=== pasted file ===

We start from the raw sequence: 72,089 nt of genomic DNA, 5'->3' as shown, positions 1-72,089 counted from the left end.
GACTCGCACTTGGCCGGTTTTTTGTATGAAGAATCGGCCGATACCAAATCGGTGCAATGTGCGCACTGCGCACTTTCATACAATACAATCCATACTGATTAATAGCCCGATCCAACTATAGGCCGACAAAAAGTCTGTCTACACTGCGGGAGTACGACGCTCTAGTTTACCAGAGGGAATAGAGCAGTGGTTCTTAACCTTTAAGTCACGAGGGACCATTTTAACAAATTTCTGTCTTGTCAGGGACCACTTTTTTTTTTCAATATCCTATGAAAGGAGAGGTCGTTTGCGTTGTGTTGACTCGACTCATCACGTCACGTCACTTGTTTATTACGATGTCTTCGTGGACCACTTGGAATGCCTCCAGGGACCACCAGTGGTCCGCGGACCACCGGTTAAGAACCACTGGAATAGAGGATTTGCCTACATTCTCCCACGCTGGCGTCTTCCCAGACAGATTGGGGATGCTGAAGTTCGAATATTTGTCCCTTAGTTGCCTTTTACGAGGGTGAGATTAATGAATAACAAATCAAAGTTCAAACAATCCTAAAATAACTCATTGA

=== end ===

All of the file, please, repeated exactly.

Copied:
We start from the raw sequence: 72,089 nt of genomic DNA, 5'->3' as shown, positions 1-72,089 counted from the left end.
GACTCGCACTTGGCCGGTTTTTTGTATGAAGAATCGGCCGATACCAAATCGGTGCAATGTGCGCACTGCGCACTTTCATACAATACAATCCATACTGATTAATAGCCCGATCCAACTATAGGCCGACAAAAAGTCTGTCTACACTGCGGGAGTACGACGCTCTAGTTTACCAGAGGGAATAGAGCAGTGGTTCTTAACCTTTAAGTCACGAGGGACCATTTTAACAAATTTCTGTCTTGTCAGGGACCACTTTTTTTTTTCAATATCCTATGAAAGGAGAGGTCGTTTGCGTTGTGTTGACTCGACTCATCACGTCACGTCACTTGTTTATTACGATGTCTTCGTGGACCACTTGGAATGCCTCCAGGGACCACCAGTGGTCCGCGGACCACCGGTTAAGAACCACTGGAATAGAGGATTTGCCTACATTCTCCCACGCTGGCGTCTTCCCAGACAGATTGGGGATGCTGAAGTTCGAATATTTGTCCCTTAGTTGCCTTTTACGAGGGTGAGATTAATGAATAACAAATCAAAGTTCAAACAATCCTAAAATAACTCATTGA